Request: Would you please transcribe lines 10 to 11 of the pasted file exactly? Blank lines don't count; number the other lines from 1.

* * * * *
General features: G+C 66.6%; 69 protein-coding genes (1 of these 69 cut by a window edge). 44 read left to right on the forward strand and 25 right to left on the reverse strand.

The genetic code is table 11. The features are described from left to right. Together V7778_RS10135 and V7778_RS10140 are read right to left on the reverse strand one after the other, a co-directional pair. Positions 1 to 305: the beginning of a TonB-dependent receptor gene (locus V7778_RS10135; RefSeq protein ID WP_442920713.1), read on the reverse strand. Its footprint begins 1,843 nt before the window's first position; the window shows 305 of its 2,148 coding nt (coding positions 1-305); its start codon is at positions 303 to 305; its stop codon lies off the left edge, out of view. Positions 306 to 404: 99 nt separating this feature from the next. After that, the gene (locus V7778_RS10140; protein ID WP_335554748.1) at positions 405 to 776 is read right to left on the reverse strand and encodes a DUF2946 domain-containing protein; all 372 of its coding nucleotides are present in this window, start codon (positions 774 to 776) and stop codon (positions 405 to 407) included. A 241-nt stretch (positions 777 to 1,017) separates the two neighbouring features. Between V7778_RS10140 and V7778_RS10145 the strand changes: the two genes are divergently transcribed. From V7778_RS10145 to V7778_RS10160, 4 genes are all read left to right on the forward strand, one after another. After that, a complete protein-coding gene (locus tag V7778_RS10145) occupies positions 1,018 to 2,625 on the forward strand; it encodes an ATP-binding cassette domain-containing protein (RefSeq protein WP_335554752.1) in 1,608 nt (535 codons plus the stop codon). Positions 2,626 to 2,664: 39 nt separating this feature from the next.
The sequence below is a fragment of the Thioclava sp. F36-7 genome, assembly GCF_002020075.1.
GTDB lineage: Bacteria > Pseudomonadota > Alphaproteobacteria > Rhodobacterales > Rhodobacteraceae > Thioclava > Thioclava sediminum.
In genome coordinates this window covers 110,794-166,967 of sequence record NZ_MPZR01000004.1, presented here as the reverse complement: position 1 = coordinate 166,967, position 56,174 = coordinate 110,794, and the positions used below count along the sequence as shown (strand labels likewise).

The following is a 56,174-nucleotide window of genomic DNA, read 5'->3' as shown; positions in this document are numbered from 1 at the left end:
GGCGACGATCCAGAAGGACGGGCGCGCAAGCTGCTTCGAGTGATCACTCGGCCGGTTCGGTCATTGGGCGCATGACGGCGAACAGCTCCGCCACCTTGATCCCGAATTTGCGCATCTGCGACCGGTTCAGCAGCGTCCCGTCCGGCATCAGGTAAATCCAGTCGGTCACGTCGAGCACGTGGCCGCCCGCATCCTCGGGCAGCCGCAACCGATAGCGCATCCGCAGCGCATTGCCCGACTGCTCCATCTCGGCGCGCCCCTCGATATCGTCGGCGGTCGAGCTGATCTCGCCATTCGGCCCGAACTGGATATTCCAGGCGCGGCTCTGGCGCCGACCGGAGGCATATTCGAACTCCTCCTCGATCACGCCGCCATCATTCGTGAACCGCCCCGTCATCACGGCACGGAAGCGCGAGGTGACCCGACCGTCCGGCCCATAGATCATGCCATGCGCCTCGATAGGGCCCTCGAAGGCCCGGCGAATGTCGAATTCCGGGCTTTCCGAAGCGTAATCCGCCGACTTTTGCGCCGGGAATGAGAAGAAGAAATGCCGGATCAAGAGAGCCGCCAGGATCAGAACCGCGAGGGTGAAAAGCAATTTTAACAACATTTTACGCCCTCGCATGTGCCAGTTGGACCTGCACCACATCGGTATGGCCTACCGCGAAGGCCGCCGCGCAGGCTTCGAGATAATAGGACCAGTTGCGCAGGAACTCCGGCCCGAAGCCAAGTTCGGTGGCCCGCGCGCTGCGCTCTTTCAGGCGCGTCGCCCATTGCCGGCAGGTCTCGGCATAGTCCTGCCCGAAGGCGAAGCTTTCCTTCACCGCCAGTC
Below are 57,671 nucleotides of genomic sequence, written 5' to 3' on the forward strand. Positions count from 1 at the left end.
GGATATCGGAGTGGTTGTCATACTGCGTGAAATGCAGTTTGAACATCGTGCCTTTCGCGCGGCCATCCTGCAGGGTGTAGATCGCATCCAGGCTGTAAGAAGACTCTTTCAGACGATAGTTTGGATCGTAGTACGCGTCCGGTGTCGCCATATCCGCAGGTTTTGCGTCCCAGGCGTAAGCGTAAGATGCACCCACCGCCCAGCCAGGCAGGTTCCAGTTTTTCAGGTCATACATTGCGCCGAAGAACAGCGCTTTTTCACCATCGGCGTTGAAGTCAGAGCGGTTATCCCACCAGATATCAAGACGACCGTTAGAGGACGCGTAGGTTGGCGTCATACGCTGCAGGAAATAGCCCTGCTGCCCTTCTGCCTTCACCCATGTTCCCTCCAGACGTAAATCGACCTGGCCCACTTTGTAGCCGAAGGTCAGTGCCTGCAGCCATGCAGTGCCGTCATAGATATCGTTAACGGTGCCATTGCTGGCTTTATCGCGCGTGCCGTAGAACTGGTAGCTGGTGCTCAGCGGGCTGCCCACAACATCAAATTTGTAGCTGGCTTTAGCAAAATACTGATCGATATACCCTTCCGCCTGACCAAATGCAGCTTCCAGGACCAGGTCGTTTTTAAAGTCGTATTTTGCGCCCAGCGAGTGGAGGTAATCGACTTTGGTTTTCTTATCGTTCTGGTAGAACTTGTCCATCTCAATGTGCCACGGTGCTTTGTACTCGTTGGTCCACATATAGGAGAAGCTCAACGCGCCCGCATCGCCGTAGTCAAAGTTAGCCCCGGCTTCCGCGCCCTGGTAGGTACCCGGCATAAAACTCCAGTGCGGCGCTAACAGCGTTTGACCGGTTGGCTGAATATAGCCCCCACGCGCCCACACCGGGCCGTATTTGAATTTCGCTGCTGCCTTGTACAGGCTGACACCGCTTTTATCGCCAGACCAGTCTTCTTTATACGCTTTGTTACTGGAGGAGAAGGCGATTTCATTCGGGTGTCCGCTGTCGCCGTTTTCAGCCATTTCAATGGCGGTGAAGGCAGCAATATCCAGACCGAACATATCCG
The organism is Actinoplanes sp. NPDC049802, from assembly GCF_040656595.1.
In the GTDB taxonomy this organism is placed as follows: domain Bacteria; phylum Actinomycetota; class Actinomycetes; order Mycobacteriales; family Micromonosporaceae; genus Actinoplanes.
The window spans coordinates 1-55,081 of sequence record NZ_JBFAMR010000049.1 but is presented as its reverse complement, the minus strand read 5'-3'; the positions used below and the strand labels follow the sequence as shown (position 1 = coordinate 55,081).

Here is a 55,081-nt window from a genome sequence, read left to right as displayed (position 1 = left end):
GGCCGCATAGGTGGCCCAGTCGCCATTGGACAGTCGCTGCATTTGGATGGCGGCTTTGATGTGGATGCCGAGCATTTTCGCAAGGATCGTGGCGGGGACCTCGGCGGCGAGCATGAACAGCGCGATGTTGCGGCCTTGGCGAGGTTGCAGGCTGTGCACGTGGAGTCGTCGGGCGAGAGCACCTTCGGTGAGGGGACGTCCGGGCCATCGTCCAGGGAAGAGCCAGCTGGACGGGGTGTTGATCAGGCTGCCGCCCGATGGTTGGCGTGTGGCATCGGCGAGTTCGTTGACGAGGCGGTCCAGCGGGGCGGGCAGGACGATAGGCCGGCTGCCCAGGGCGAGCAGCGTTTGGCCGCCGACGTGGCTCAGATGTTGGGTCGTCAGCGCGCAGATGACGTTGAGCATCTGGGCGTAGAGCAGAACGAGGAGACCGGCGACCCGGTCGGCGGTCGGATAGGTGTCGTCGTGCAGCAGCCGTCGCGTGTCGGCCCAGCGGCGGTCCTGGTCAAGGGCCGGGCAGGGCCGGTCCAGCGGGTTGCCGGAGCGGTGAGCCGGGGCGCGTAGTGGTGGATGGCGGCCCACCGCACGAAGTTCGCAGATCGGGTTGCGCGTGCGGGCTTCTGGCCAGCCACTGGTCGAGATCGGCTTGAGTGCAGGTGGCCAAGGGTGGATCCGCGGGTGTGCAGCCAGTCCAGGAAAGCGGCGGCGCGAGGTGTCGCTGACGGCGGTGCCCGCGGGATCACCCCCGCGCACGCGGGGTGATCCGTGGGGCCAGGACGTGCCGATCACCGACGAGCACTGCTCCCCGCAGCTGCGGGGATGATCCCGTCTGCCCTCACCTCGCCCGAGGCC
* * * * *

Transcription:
The organism is Actinoplanes sp. NPDC049802, from assembly GCF_040656595.1.
In the GTDB taxonomy this organism is placed as follows: domain Bacteria; phylum Actinomycetota; class Actinomycetes; order Mycobacteriales; family Micromonosporaceae; genus Actinoplanes.